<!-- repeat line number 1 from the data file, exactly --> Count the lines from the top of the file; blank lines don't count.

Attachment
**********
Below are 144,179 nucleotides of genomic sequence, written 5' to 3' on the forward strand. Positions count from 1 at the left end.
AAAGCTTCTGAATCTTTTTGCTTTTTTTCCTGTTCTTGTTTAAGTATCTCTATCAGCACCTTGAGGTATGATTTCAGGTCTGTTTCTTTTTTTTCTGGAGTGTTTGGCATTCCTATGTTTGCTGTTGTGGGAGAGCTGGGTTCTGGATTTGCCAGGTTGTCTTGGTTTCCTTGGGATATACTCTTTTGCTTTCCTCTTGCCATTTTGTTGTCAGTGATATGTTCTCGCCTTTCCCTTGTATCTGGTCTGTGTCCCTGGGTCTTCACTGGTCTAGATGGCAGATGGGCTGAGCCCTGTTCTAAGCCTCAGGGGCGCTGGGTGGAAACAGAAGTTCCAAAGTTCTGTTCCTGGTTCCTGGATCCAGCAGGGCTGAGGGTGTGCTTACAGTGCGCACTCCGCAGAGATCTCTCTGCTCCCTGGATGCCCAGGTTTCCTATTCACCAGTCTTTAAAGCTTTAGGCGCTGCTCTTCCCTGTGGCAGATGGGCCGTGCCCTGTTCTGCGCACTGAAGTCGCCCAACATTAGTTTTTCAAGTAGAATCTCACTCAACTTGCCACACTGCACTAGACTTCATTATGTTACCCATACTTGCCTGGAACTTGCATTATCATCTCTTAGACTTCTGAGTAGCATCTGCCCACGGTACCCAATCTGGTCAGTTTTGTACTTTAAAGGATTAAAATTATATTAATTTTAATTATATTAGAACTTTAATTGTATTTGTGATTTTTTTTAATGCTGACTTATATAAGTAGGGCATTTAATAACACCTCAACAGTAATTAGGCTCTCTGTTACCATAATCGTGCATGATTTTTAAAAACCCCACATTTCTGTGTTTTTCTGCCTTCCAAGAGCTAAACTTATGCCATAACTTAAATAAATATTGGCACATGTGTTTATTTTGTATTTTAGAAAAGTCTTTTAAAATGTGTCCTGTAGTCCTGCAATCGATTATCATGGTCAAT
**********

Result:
Below are 144,179 nucleotides of genomic sequence, written 5' to 3' on the forward strand. Positions count from 1 at the left end.